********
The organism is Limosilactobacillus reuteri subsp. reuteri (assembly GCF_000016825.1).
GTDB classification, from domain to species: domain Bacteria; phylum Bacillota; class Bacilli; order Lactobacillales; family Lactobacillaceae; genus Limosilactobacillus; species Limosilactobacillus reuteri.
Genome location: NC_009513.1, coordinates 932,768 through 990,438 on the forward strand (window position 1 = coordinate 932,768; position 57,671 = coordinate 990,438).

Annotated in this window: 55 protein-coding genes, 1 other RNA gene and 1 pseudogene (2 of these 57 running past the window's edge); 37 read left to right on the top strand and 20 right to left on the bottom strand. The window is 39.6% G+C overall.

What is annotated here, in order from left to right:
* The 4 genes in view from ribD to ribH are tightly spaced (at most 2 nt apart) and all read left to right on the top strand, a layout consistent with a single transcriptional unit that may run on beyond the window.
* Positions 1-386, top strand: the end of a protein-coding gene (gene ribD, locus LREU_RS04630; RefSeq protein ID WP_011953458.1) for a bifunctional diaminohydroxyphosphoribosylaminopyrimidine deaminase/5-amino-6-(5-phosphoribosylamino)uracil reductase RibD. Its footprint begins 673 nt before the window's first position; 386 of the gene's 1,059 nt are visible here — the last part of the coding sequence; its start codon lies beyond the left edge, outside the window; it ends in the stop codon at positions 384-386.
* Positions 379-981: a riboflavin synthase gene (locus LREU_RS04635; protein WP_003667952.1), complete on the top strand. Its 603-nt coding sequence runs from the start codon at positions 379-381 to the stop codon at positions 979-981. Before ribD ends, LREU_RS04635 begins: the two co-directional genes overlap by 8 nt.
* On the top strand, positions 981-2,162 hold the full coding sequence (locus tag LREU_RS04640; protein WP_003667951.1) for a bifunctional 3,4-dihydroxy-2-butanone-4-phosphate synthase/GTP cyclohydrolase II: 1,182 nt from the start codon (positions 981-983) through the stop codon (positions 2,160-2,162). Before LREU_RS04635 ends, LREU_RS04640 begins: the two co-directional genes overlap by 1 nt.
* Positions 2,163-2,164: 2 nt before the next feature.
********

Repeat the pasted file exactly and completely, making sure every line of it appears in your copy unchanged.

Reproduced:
The organism is Limosilactobacillus reuteri subsp. reuteri (assembly GCF_000016825.1).
GTDB classification, from domain to species: domain Bacteria; phylum Bacillota; class Bacilli; order Lactobacillales; family Lactobacillaceae; genus Limosilactobacillus; species Limosilactobacillus reuteri.
Genome location: NC_009513.1, coordinates 932,768 through 990,438 on the forward strand (window position 1 = coordinate 932,768; position 57,671 = coordinate 990,438).

Annotated in this window: 55 protein-coding genes, 1 other RNA gene and 1 pseudogene (2 of these 57 running past the window's edge); 37 read left to right on the top strand and 20 right to left on the bottom strand. The window is 39.6% G+C overall.

What is annotated here, in order from left to right:
* The 4 genes in view from ribD to ribH are tightly spaced (at most 2 nt apart) and all read left to right on the top strand, a layout consistent with a single transcriptional unit that may run on beyond the window.
* Positions 1-386, top strand: the end of a protein-coding gene (gene ribD, locus LREU_RS04630; RefSeq protein ID WP_011953458.1) for a bifunctional diaminohydroxyphosphoribosylaminopyrimidine deaminase/5-amino-6-(5-phosphoribosylamino)uracil reductase RibD. Its footprint begins 673 nt before the window's first position; 386 of the gene's 1,059 nt are visible here — the last part of the coding sequence; its start codon lies beyond the left edge, outside the window; it ends in the stop codon at positions 384-386.
* Positions 379-981: a riboflavin synthase gene (locus LREU_RS04635; protein WP_003667952.1), complete on the top strand. Its 603-nt coding sequence runs from the start codon at positions 379-381 to the stop codon at positions 979-981. Before ribD ends, LREU_RS04635 begins: the two co-directional genes overlap by 8 nt.
* On the top strand, positions 981-2,162 hold the full coding sequence (locus tag LREU_RS04640; protein WP_003667951.1) for a bifunctional 3,4-dihydroxy-2-butanone-4-phosphate synthase/GTP cyclohydrolase II: 1,182 nt from the start codon (positions 981-983) through the stop codon (positions 2,160-2,162). Before LREU_RS04635 ends, LREU_RS04640 begins: the two co-directional genes overlap by 1 nt.
* Positions 2,163-2,164: 2 nt before the next feature.